Articles Posted in Civil Rights

On Tuesday, July 9, 2019, the United States Court of Appeals for the Second Circuit held that President Donald J. Trump engaged in unconstitutional viewpoint discrimination, in violation of the First Amendment, by blocking certain users' access to his Twitter account based on those users' speech on Twitter. The Knight First Amendment Institute at Columbia University sued the President on behalf of seven Twitter users who were blocked from the President's Twitter account after said users tweeted replies to the President critical of his personality and policies. Judge Barrington D. Parker concluded "that the First Amendment does not permit a public official who utilizes a social media account for all manner of official purposes to exclude persons from an otherwise-open online dialogue because they expressed views with which the official disagrees."


On Monday, June 24, 2019, the United States Supreme Court issued a decision in Iancu v. Brunetti, 588 U.S. ___ (2019), holding that the Lanham Act's bar on registration of immoral or scandalous trademarks violates the First Amendment. At issue in the case is the trademark FUCT, pronounced as four letters, which is the clothing brand founded by Erik Brunetti. Justice Elena Kagan, writing for the majority, wrote that the Lanham Act's bar on immoral or scandalous trademarks is viewpoint-based discrimination in violation of the First Amendment. 


On Wednesday, June 5, 2019, the United States Court of Appeals for the Ninth Circuit held that Washington State police officers lacked reasonable suspicion to arrest Daniel Brown after the police received an anonymous report of a black man possessing a gun in Washington, a concealed-carry state. After the police received the anonymous report, the police saw Brown, activated their police lights, and then pursued him going the opposite direction down a one-way street. Brown ran for about a block before being arrested at gunpoint. Police found a gun in Brown's waistband, prompting a further search finding drugs and cash. The Ninth Circuit found that the officers lacked reasonable suspicion of criminal activity when they stopped and frisked Brown and, thus, granted Brown's motion to suppress the evidence of drugs and cash.


The ruling stemmed from the arrest of a man who had yelled "f--- you" out of his car window at an Arkansas state trooper.


New Jersey and other states are supporting the effort of a Navy veteran from Colorado to challenge the binary gender designations on passport applications. The case could affect how the federal government refers to non-binary individuals.


A New York tenant achieved an early victory in a lawsuit against his landlord based on harassment by a neighbor. This case should encourage landlords in New York and surrounding states to respond proactively to accusations of discrimination or harassment involving their tenants.


On Tuesday, April 2, 2019, the American Civil Liberties Union and the Knight First Amendment Institute at Columbia University filed a lawsuit in the United States District Court, District of Maryland, on behalf of five former federal employees challenging the constitutionality of prepublication review. Former government and intelligence agency employees must submit manuscripts and drafts for government review before publication due to a lifelong obligation to keep national security secrets for as long as the information is considered classified by the government. The lawsuit alleges violations of both the First Amendment and the Fifth Amendment.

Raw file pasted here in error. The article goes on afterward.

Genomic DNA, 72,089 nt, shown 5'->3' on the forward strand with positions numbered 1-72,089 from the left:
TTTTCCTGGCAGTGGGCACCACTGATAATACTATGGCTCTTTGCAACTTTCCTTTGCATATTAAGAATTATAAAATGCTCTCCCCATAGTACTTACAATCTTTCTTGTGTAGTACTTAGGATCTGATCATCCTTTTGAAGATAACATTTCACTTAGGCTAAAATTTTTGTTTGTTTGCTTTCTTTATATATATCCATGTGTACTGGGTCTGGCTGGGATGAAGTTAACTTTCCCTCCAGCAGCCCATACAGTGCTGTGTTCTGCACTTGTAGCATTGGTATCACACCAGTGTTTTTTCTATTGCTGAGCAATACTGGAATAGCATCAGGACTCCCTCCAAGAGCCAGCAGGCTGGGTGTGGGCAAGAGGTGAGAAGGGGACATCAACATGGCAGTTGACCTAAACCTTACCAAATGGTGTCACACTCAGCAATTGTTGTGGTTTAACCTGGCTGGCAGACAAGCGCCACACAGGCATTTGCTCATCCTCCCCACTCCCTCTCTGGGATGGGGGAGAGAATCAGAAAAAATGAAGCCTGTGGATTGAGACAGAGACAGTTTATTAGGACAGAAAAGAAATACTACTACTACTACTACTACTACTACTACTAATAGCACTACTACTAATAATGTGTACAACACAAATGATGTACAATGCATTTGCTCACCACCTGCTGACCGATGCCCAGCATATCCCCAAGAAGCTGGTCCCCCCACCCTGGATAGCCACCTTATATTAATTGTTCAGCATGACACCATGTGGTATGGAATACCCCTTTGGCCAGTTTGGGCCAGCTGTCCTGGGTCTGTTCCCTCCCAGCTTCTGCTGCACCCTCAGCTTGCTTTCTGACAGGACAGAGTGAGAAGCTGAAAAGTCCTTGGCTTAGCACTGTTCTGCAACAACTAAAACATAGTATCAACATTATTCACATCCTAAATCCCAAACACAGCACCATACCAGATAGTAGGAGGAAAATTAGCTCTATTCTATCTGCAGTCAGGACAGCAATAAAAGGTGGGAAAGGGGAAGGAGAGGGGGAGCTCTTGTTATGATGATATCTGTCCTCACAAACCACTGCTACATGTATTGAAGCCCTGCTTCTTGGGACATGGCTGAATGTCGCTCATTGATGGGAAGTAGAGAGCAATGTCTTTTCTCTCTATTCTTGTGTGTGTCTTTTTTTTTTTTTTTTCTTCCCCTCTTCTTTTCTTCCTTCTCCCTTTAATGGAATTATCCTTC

On Tuesday, February 19, 2019, the United States Supreme Court denied certiorari in Katherine Mae McKee v. William H. Cosby, Jr., 586 U.S. ___ (2019), a lawsuit concerning Katherine McKee's claim against Bill Cosby for defamation where Cosby's lawyers released a letter allegedly damaging McKee's reputation for truthfulness and honesty. The First Circuit found McKee became a limited-purpose public figure when she made sexual assault allegations against Bill Cosby and, as such, would need to prove that the statements in the letter were both false and made with actual malice. United States Supreme Court Justice Clarence Thomas, writing a concurring opinion in the Supreme Court's denial of certiorari, called for a reconsideration of the doctrinal basis for First Amendment cases concerning defamation and libel.


On February 6, a panel of the US Court of Appeals for the Fifth Circuit held that Title VII of the Civil Rights Act of 1964—which protects employees from discrimination on the basis of race, color, religion, sex, and national origin—does not protect employees from discrimination on the basis of transgender identity. In doing so, the court also affirmed its own 1979 decision that Title VII does not protect employees from discrimination on the basis of sexual orientation. That interpretation of Title VII is at odds with the present interpretation by the Equal Employment Opportunity Commission (EEOC)—the agency charged with enforcing Title VII—as well as that of several other federal circuit courts.


On Thursday, January 31, 2019, the United States Court of Appeals for the Ninth Circuit published its en banc opinion in American Beverage Association v. City and County of San Francisco, No. 16-16072 (9th Cir. 2019), reversing and remanding the district court's denial of a preliminary injunction. The Ninth Circuit found that a San Francisco ordinance mandating warnings regarding the health effects of sugar sweetened beverages likely violated the First Amendment.